Around 75% of consumers around the world consider geographical origin to be the most important driver in their purchase decisions, or at least as important as other factors, according to recent research from Nielsen. The findings point to the increasingly prominent role that geographical indications can play in companies’ IP portfolios.
Apple recently removed Magic AdBlock, a program used to block and filter online advertisements, from its App Store after receiving a complaint of trademark infringement from the producers of rival software AdBlock Plus. The dispute underlines the often crucial role that branding and trademarks can play in open source projects where patent and copyright protection is absent.
Versace is to launch a range of products inspired by knock-off versions of the Italian company’s designs. While the fashion house is keen to portray the collection as highlighting the issue of counterfeits, it waits to be seen whether the impact on anti-counterfeiting efforts proves to be positive or negative.
Data shared at last week’s Intellectual Property Owners Association (IPO) annual meeting in Boston suggests that too few trademark owners are contributing to a united front against counterfeiting.
A number of service providers are offering crowdsourcing solutions that allow individuals to report, document and combat counterfeiting in return for rewards. While using the eyes, ears and collective wisdom of the crowd is an innovative approach to anti-counterfeiting, it will need to be backed up by consumer education and engagement if it is to be a game changer.
License! Global magazine reports that the world’s top 150 brand licensors generated US$230 billion globally in 2012 from retail sales of licensed products, while the International Licensing Industry Merchandisers’ Association has found that North American businesses received $4.454 billion in royalties from trademark licensing last year. Such statistics can benefit trademark teams in their efforts to demonstrate corporate value but in-house counsel must also assume a leading role in brand monetisation if they are to do so.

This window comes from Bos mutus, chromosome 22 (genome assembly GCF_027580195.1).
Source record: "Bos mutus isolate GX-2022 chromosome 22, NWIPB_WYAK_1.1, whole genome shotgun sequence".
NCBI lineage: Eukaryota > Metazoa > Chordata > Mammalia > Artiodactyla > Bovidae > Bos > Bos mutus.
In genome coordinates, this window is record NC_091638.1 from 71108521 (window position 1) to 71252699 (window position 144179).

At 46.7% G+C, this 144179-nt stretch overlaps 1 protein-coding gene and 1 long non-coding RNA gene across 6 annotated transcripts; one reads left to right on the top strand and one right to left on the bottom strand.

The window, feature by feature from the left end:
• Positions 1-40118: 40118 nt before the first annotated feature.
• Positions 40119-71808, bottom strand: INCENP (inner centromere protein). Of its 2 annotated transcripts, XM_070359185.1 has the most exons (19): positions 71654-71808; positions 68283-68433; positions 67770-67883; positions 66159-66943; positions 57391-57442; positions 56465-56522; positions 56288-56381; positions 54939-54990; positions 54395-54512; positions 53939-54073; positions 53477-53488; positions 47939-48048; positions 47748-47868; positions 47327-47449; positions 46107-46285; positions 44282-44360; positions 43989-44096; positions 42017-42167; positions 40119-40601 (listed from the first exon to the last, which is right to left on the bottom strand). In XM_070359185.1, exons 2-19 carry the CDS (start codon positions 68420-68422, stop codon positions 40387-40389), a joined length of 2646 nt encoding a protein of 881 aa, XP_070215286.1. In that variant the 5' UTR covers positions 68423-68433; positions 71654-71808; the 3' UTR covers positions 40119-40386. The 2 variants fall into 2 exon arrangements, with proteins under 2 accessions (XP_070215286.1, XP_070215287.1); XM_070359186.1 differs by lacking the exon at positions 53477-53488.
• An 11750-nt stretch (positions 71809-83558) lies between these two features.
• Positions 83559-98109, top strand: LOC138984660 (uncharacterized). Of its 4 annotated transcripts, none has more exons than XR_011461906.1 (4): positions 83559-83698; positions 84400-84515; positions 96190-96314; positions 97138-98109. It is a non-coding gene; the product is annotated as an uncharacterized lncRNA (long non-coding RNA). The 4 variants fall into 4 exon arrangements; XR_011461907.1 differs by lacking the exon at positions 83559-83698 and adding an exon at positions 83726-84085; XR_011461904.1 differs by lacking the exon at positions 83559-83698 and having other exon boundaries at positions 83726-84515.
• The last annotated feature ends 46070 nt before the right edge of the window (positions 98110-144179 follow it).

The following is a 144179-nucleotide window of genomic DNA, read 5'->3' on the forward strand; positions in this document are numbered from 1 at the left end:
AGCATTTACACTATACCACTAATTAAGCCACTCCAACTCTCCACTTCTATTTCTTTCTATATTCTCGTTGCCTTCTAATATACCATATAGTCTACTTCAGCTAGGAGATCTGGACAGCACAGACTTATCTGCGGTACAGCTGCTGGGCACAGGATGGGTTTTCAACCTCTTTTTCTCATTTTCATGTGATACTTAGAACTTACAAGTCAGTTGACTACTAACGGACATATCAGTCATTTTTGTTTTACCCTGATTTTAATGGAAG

A third of US consumers would not purchase a branded product if they knew the brand belonged to a Chinese company, a recent survey has found. The findings underline the difficulty that Chinese brand owners face in penetrating the US market so what can be done from a trademark perspective to gain a foothold?
A new website has been launched with the aim of providing information to businesses that feel they are victims of trademark bullying. Could 'trademarkbullying.org' develop into a platform for SMEs to voice their grievances and attract more attention to the issue?
Two reports were released this week which underline the global extent of counterfeiting and its links to other criminal activities. Trademark counsel may not be surprised by the findings of the reports, but they can play a crucial role in getting the message to the wider public.
During February and March this year, WTR conducted its fifth annual Global Benchmarking Survey. Two notable trends are the increased focus on policing the web in the face of a social media explosion and the challenges posed by regional online marketplaces.